“That was probably the most rewarding part of this past year, besides getting to do so many things I’ve never done before, it was all the great people I have met and been able to associate with. For instance, when my wife and I were having dinner in Washington, D.C., we struck up a conversation with the gentleman next to us, who was from Boston. I went to pay the bill and found he already had. He told us ‘Everything I have I owe to a teacher, and I just wanted to pay it forward.’”
The Community Project
“The Community Project started by accident. Fifteen years ago, I was teaching 4th grade and we were studying millions. Some of the kids were saying how a million isn’t that much anymore, so I decided we should collect a million of something and we started collecting pop tops. They came from across the country, even Canada, and we ended up with 970,000. Then we had to decide what to do with all these pop tops and found the Ronald McDonald House in Bismarck uses them. We loaded them up and took them to Bismarck. They gave the kids a tour and you could see the pride on their faces, ‘We did something good for someone else.’
“When I got home, I decided we needed to do something like this every year and the next year we had a student that went to the Shriners hospital, so we raised money for them and even had Shriners from Minneapolis come to the school to talk to the students. The next year was the Souris River Flood, and a science teacher friend lost all of his science equipment, so we raised money to help him.
“At the end of that third year, the students wanted to hold a celebration to thank everyone for helping. They had an idea to hold a concert like American Idol. I really wasn’t sure, but we got 10 kids to sign up and it turned out to be a huge thing. It’s now called B.M. Hanson Idol and this will be our 11th year. The high school comes over and more and more people from the community come every year. We are probably at about 1,000 people in our little school gym now.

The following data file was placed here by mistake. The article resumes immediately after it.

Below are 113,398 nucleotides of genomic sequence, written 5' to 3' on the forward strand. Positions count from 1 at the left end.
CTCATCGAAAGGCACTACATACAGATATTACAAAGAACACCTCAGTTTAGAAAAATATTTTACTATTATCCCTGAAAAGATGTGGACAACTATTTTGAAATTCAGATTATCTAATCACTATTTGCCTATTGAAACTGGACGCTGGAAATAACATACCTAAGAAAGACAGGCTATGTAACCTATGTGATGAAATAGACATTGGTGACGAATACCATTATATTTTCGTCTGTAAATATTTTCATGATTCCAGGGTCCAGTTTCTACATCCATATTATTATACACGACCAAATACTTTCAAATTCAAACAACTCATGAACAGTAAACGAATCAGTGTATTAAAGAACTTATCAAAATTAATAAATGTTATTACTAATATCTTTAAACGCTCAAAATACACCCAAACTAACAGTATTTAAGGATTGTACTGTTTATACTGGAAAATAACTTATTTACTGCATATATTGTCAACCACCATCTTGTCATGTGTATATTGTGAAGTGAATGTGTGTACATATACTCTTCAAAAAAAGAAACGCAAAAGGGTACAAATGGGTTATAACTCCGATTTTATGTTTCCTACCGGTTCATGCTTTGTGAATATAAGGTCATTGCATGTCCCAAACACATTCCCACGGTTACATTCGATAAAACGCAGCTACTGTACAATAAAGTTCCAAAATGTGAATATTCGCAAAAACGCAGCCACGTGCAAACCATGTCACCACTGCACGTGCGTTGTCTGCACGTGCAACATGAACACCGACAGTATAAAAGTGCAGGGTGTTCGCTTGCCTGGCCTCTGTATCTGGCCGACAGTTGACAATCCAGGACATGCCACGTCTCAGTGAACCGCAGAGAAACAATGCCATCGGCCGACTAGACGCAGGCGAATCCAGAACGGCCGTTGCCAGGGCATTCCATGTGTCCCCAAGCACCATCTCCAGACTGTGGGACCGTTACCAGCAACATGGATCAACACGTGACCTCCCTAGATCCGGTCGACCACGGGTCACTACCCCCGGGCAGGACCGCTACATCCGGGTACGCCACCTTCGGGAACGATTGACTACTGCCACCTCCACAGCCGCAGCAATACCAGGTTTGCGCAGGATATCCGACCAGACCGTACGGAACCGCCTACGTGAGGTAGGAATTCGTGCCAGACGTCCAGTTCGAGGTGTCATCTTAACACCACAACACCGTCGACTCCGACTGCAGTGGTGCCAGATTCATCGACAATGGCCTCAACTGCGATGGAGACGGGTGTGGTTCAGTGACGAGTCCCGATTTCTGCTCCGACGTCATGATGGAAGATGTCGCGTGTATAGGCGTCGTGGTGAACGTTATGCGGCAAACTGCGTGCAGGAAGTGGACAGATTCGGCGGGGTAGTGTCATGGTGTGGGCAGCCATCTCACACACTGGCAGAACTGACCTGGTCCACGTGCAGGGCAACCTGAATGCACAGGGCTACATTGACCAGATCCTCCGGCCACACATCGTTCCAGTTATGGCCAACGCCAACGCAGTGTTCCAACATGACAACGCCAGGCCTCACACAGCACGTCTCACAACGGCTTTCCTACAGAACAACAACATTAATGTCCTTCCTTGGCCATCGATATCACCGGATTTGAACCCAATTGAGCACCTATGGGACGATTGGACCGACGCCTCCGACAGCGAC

“The next year, kids asked, ‘Why are we helping outside our community when there is so much we can do in our own community?’ So now the kids pick their projects, plan events throughout the year, and it just keeps growing. Last year they helped build a playground, the year before it was a bridge, this year we are cleaning up a beach. The kids have a pulse on what is going on in our community and the community has really jumped on board providing funding and other donations. Our class slogan is ‘What is Your Legacy?’ The kids think about what they want their class to be remembered for and that is how they make a lot of their decisions. I really don’t do much, they take over.
“The best part of this is having my kids interact in the community. They will speak at meetings and a couple weeks ago they did a presentation for a grocery store to see if they would sponsor our float and Christmas party. The kids don’t realize while they are doing this that they are learning a ton of things. Before Christmas break, we hosted a dodge ball tournament for the whole school, and we had committees doing things like deciding prices and researching crafts they could have available for younger students. When kids are empowered and they are learning, they will give you way more than if you are sitting there telling them what do. That is the fun part of teaching for me, finding ways to teach without them knowing they are learning. “
Dockter really appreciates his experiences as TOY. When he was first nominated, he just followed through with the steps not really thinking about what could happen.
“I didn’t realize how much it would change me,” he said. “For one thing, I now really enjoy speaking.”
As Dockter travels and speaks his message of why he is staying in education, teachers and future teachers across North Dakota are benefiting from his experience.
You can find out more about Bret and his class on his Facebook page.